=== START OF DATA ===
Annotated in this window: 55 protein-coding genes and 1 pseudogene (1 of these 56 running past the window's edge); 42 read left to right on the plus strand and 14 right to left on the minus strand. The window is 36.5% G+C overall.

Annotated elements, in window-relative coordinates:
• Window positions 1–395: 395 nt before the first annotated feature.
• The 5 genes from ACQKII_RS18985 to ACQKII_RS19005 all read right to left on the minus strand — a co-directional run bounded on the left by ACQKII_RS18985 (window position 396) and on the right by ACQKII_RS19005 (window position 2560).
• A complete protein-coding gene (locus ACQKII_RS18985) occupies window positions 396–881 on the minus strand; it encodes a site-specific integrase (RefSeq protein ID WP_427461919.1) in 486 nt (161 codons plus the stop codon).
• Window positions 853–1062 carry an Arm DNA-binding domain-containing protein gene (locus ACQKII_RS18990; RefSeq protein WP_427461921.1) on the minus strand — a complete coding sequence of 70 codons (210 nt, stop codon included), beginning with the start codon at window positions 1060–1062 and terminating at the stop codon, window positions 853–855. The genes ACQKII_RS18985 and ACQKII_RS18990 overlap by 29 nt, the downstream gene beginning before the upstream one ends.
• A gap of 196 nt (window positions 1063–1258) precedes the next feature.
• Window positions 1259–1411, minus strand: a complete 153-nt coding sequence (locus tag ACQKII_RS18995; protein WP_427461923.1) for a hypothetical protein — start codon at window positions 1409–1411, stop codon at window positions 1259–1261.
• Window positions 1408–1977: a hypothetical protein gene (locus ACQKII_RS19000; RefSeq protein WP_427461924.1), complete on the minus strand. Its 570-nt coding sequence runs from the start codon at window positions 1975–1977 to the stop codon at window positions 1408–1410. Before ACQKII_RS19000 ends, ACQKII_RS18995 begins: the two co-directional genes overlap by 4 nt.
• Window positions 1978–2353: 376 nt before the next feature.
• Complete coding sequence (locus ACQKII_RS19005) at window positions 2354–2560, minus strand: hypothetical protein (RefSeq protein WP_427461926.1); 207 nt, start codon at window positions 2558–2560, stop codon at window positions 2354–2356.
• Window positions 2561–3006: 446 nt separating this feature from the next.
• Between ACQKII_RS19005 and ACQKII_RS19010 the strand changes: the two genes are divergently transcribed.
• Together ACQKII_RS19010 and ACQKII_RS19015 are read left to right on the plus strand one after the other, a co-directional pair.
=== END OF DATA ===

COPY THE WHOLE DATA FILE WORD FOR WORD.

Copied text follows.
Annotated in this window: 55 protein-coding genes and 1 pseudogene (1 of these 56 running past the window's edge); 42 read left to right on the plus strand and 14 right to left on the minus strand. The window is 36.5% G+C overall.

Annotated elements, in window-relative coordinates:
• Window positions 1–395: 395 nt before the first annotated feature.
• The 5 genes from ACQKII_RS18985 to ACQKII_RS19005 all read right to left on the minus strand — a co-directional run bounded on the left by ACQKII_RS18985 (window position 396) and on the right by ACQKII_RS19005 (window position 2560).
• A complete protein-coding gene (locus ACQKII_RS18985) occupies window positions 396–881 on the minus strand; it encodes a site-specific integrase (RefSeq protein ID WP_427461919.1) in 486 nt (161 codons plus the stop codon).
• Window positions 853–1062 carry an Arm DNA-binding domain-containing protein gene (locus ACQKII_RS18990; RefSeq protein WP_427461921.1) on the minus strand — a complete coding sequence of 70 codons (210 nt, stop codon included), beginning with the start codon at window positions 1060–1062 and terminating at the stop codon, window positions 853–855. The genes ACQKII_RS18985 and ACQKII_RS18990 overlap by 29 nt, the downstream gene beginning before the upstream one ends.
• A gap of 196 nt (window positions 1063–1258) precedes the next feature.
• Window positions 1259–1411, minus strand: a complete 153-nt coding sequence (locus tag ACQKII_RS18995; protein WP_427461923.1) for a hypothetical protein — start codon at window positions 1409–1411, stop codon at window positions 1259–1261.
• Window positions 1408–1977: a hypothetical protein gene (locus ACQKII_RS19000; RefSeq protein WP_427461924.1), complete on the minus strand. Its 570-nt coding sequence runs from the start codon at window positions 1975–1977 to the stop codon at window positions 1408–1410. Before ACQKII_RS19000 ends, ACQKII_RS18995 begins: the two co-directional genes overlap by 4 nt.
• Window positions 1978–2353: 376 nt before the next feature.
• Complete coding sequence (locus ACQKII_RS19005) at window positions 2354–2560, minus strand: hypothetical protein (RefSeq protein WP_427461926.1); 207 nt, start codon at window positions 2558–2560, stop codon at window positions 2354–2356.
• Window positions 2561–3006: 446 nt separating this feature from the next.
• Between ACQKII_RS19005 and ACQKII_RS19010 the strand changes: the two genes are divergently transcribed.
• Together ACQKII_RS19010 and ACQKII_RS19015 are read left to right on the plus strand one after the other, a co-directional pair.